first_img25 September 2013Telling the country’s history in an all-encompassing way shows us that the freedom we now enjoy is not “the exclusive preserve of any one social grouping but a proud heritage of all South Africans,” Deputy President Kgalema Motlanthe said on Tuesday.Motlanthe was addressing a Heritage Day rally at Sisa Dukashe Stadium in Mdantsane township outside East London.The Deputy President said that South Africans marked the national holiday “with the conscious understanding that there is a great deal about our history that is bad and hurtful, yet we must accept it as part of the growing pains of the free society we set out to create in 1994; a society that is united, democratic, non-racial, non-sexist and just.”Tuesday’s occasion also marked the 50th anniversary of the establishment of Mdantsane. Home to more than 500 000 South Africans, Mdantsane is one of the oldest townships in South Africa, and was a hotbed of political activism against apartheid.Earlier in the day, Motlanthe unveiled an upgraded memorial and laid a wreath at the site of the Egerton Massacre. In 1983, communities from East London and Mdantsane had embarked on a boycott to protest an unannounced five cent increase in bus fares.The boycott culminated on 4 August in what was later called the Egerton Massacre, which claimed 11 lives, with a further 36 commuters injured. The massacre took place at Egerton Railway Station outside Mdantsane, where police officials from the apartheid bantustan of Ciskei shot and beat residents.Motlanthe said that the struggle for South Africa’s liberation was waged by “the broadest cross-section of the people of our country and was not just about political freedom, but also about social, cultural, psychological and economic freedom”.Mdantsane, he said, had to be “supported with the necessary socio-economic infrastructure to realise its full reintegration into all avenues of South African life, and not continue as a reserve for the abode of the poor, the unemployed and the disenfranchised”.The Mdantsane heritage project, like all others in South Africa, should be “inclusive of the names, languages, places, people and cultures that were manipulated and falsified to bring about divisions,” Motlanthe said.“Unity of all South Africans is a guiding principle which should never be undermined by sectarian and parochial interests.”SAinfo reporter and SAnews.gov.zalast_img read more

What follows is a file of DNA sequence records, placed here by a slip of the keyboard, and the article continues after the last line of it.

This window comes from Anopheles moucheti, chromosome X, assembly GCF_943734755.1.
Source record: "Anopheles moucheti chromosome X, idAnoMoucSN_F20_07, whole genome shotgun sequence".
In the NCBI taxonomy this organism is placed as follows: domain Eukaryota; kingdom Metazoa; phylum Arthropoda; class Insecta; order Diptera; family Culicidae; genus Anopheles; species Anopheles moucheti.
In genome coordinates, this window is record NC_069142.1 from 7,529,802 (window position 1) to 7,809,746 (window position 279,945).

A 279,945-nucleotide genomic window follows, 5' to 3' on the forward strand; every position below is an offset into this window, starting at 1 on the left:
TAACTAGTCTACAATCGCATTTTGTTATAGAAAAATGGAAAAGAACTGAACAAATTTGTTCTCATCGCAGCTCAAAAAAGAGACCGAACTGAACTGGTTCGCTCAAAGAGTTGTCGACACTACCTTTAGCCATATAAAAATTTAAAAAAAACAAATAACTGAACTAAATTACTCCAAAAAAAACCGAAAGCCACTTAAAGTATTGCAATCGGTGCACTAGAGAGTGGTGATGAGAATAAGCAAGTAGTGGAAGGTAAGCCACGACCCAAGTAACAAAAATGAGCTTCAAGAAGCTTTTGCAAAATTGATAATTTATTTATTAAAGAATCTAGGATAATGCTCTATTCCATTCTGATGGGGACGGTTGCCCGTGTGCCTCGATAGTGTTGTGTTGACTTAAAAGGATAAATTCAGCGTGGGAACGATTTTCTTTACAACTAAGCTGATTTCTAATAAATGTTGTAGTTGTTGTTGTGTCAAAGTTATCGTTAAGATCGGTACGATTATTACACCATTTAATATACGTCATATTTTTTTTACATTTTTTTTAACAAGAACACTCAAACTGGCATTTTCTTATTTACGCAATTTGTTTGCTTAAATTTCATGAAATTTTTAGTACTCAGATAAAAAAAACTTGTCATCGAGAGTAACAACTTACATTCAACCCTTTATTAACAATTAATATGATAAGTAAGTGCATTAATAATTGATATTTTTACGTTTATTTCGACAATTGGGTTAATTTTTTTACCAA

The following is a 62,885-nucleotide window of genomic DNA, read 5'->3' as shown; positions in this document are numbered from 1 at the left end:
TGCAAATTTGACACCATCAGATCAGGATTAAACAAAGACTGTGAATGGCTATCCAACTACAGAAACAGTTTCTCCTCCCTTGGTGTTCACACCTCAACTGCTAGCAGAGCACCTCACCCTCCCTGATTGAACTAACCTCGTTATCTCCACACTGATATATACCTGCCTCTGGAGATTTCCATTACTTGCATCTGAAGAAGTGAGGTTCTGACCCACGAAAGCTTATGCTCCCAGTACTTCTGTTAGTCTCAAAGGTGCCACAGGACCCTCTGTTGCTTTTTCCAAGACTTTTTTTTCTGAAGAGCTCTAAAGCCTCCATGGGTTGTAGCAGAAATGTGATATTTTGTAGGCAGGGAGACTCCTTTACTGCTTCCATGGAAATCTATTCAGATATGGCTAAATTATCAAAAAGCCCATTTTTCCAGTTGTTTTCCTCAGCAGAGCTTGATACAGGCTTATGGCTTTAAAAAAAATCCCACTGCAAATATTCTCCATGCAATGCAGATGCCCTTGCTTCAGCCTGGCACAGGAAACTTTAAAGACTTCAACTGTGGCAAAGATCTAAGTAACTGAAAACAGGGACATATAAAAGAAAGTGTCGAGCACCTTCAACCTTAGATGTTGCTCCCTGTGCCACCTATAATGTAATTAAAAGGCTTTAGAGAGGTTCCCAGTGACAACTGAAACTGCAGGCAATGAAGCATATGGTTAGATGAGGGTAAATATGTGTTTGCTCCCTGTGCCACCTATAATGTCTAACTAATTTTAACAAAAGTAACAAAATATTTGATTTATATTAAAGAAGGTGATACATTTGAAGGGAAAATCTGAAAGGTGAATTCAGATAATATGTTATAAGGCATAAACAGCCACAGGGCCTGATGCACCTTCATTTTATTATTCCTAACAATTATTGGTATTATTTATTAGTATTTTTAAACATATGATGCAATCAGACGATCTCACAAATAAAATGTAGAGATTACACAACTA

Ohio’s strong livestock genetics shine through Israel trade mission